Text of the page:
President Obama and Republicans in Congress continue to get negative ratings on the issue of deficit reduction, despite shrinking deficits
After skyrocketing at the outset of the financial crisis, the U.S. government’s deficit has been falling rapidly in recent years, a product of federal spending cuts and a growing economy, and the nonpartisan Congressional Budget Office (CBO) estimates it will fall again this year. Yet YouGov’s latest research suggests the shift has hardly registered with the general public, who generally disapprove of the way both President Barack Obama and Republicans in Congress have handled the issue.
Asked whether the gap between the amount of money the federal government took in and the amount it spent in 2014 was larger or smaller than the gap in 2013, only 25% of Americans said (correctly) that it was smaller. More – 36% – said the deficit had grown, while 39% weren’t sure how to answer.
When asked in August 2013 about the change from 2011 to 2012, Americans gave nearly identical responses, with 39% under the impression the deficit had grown and 24% believing it had shrunk.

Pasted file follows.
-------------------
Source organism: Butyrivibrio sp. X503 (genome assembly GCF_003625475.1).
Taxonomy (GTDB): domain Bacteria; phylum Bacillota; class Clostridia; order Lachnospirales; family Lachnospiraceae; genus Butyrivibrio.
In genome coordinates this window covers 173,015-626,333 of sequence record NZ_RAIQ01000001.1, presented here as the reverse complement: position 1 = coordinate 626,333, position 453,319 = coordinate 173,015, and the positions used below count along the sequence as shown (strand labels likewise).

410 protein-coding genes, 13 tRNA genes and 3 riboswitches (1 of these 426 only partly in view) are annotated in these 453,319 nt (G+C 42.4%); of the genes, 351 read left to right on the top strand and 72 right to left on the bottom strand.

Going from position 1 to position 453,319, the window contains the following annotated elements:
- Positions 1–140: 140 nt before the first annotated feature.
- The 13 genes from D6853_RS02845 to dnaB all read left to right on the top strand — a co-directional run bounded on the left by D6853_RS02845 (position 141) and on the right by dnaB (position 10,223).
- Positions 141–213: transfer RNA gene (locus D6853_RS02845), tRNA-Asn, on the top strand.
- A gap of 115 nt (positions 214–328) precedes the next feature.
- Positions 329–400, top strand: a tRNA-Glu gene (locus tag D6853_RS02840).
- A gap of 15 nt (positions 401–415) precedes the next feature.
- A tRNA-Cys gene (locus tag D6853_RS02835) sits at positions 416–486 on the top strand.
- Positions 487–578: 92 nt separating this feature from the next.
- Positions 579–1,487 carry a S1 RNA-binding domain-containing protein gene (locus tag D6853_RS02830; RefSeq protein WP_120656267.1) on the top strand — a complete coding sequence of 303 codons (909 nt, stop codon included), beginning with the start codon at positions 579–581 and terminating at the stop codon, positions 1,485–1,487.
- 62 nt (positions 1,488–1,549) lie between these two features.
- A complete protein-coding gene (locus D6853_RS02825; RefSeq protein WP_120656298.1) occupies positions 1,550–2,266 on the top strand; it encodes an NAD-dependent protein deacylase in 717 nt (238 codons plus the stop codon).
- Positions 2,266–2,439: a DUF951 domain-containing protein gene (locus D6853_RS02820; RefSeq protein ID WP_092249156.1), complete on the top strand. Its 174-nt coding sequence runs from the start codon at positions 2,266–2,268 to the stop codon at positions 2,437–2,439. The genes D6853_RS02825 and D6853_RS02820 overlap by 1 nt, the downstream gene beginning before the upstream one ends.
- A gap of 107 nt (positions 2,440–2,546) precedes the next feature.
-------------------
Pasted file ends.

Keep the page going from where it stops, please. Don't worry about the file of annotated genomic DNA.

According to the latest CBO estimates, the government took in $483 billion less than it spent in fiscal year 2014, compared to $680 billion in 2013, a decrease of nearly a third. Between 2011 and 2012, the deficit shrank by about half as much.
Though it has subsided since the early years of Obama’s presidency, the budget deficit has not disappeared as a potent political issue for Americans. During late-2009 and early 2010, nearly two-thirds of the public cited the deficit as a “very important” issue facing the country, and today about half still do.
Changes in how Americans rate Obama and congressional Republicans on the issue have been even more modest.
During February 2010, after a year when the budget shortfall exceeded $1.4 trillion, just 34% of Americans approved of how the president was handling the budget deficit, while 56% disapproved. So far this year, 36% have approved and 52% have disapproved, a minor shift despite a reduction in the deficit of nearly two-thirds.
Ratings of congressional Republicans are no better. In fact, only 21% of Americans approve of how the Republicans are handling the budget deficit, identical to last January, though disapproval has fallen 11 points over the same period, to 57%.
Update: An earlier version of this report indicated that the deficit had been reduced to $483 million. The correct amount, as indicated in the second chart, is $483 billion.